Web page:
“In the same region, shepherds were staying out in the fields and keeping watch at night over their flock. Suddenly, an angel of the Lord stood before them….” (Luke 2:8ff.)
I wonder a lot about that first Christmas.
I wonder about the shepherds Luke told us about, the men tending their sheep throughout the night in the field outside Bethlehem.
What a magical moment this must have been for them. I wonder what that was like.
As a farm boy, I can imagine myself outside in that field with them. I’ve kept the calves and cattle, the pigs and the mules and horses. I could keep sheep. It’s basically unskilled labor, we’re told. My pastor said last Sunday that shepherds in Judea ranked on the social scale one notch above lepers. I could be a shepherd. What would that have been like that night?
“Now there were in the same country shepherds abiding in their fields by night….” (Luke 2)
(Herewith we present a report from the youngest shepherd of that fateful night in the field outside Bethlehem, with the occasional editor’s remark in italics.)
I was not supposed to work that night, it being a school night. My friend Elihu asked me to fill in for him. Now, my father is not real thrilled with me hanging out with some of these characters who work night shifts with the sheep. Shepherding is the ultimate unskilled labor and only those who can’t do anything else–or hesitate to show their faces in public in the day–need apply.
But Father knows I’m a good student and agreed that we could use the money.
Anyway, that’s how it happened that I had the most amazing experience of my young life.
“Now, the birth of Jesus came about in this way….” (Matthew 1:18).
Do you like a true-life adventure story? This one is the best. It’s found in only four chapters in the Bible: Matthew 1-2 and Luke 1-2.
You like genealogies? Then check out the birth narratives about our Lord Jesus. See Matthew 1:1-14 and also Luke 3:21-38.
You like mysteries? Try to figure out how those two lists of ancestors works out for the lineage of Jesus. If you finally give up, then (and only then) go to a commentary written by a Bible-believing scholar. Your church library probably has several.
You are a history student? Then check out Luke 2:1-3 where “the beloved physician” gives the historical setting for the birth of our Lord. Then, move up one chapter and see how Luke does the same thing for the beginning of Jesus’ earthly ministry some three decades later.
“After Jesus was born in Bethlehem of Judea in the days of Herod the King, wise men from the east arrived unexpectedly in Jerusalem, saying, ‘Where is He who has been born King of the Jews? For we saw His star in the east and have come to worship Him'” (Matthew 2:1-2).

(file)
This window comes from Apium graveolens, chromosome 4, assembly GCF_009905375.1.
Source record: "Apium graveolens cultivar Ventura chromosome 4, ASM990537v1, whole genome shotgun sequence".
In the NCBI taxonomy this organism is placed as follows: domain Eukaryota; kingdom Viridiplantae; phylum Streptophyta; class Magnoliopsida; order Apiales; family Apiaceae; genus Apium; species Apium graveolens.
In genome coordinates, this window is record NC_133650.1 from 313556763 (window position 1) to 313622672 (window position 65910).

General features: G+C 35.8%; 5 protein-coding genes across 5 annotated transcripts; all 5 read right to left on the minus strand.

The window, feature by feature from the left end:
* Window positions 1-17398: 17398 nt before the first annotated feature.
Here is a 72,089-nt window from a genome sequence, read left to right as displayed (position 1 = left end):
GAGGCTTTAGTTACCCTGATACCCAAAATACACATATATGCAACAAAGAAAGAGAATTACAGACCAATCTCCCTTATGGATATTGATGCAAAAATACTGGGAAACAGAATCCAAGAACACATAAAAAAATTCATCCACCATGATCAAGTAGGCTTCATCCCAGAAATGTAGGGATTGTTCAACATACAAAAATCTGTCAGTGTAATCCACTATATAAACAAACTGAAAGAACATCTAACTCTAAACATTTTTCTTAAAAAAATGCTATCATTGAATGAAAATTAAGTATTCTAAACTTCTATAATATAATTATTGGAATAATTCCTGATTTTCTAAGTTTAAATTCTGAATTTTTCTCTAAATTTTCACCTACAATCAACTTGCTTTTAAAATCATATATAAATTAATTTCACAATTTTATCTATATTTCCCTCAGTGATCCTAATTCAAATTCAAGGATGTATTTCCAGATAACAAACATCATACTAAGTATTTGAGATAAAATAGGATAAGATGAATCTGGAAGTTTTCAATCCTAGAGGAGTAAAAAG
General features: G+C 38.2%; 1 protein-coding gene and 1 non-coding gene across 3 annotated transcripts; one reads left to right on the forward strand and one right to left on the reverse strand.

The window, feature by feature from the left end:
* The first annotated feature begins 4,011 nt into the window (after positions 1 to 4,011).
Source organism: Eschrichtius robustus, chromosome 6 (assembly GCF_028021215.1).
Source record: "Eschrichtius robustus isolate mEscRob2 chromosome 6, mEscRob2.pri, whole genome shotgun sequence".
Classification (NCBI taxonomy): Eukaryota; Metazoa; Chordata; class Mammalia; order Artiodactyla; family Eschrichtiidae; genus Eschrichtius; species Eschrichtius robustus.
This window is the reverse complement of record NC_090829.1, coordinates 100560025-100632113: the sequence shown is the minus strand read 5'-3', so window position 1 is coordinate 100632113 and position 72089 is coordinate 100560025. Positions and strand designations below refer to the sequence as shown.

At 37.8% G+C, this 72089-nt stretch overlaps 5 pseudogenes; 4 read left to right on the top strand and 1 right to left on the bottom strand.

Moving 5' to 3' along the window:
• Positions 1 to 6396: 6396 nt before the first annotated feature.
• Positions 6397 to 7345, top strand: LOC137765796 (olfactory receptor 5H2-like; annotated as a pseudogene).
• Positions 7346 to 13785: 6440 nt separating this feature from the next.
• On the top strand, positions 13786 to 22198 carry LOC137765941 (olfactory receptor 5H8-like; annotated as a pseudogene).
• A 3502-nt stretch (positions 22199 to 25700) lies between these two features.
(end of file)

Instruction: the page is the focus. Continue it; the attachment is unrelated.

Only men would have done what the Magi did. Only a group of buddies, men friends all on the same page, all of them sharing the same drives and curiosities and interests, only such a band of brothers, would have gone to such lengths simply to see a Baby.
It’s a man thing.
If that sounds condescending to the women in the audience, I apologize, but it’s the truth. Women talk about this all the time, how men do crazy things, disregarding the risk, seemingly not caring about the trouble they are causing for everyone who cares about them.
Women laugh about the typical male-epitaph which reads, “What’s the worst that can happen?” or “Hey, guys–watch this.”
First, why did they do it?
The greatest puzzle of the Magi story to me is not the star they followed (was it a comet or an unusual alignment of stars or something never seen before?), not their origin (were they from Persia? or somewhere else?), and not even the religious significance (did this really fulfill Numbers 24:17? were they astrologers? what does it mean?), but simply why they did what they did.
I was 21, a college senior, engaged, and had been called into the ministry. But so far, no opportunities to preach had opened up. After all, I was attending a Methodist college and planning to be a Baptist pastor. Not exactly standard preparation.
Then, Rock Creek Baptist Church outside Double Springs, Alabama, called. Well, actually, Pastor Everett Wilson called. My brother Ron was his Sunday School superintendent and no doubt had put a bug in his ear.
After Margaret and I spent the night at my folks’ farmhouse, on Sunday morning we drove to Rock Creek, arriving in time for Sunday School. (Hey, no one had told me the preacher did not have to attend Sunday School!)
We sat in with the young people, which was our custom at West End Church in Birmingham and it seemed the thing to do. What I did not count on, however, was my presence intimidating the teacher. So, she took the easy way out.
She asked me to teach.
“Remember Jesus Christ, risen from the dead, descendant of David, according to my gospel….” (II Timothy 2:8)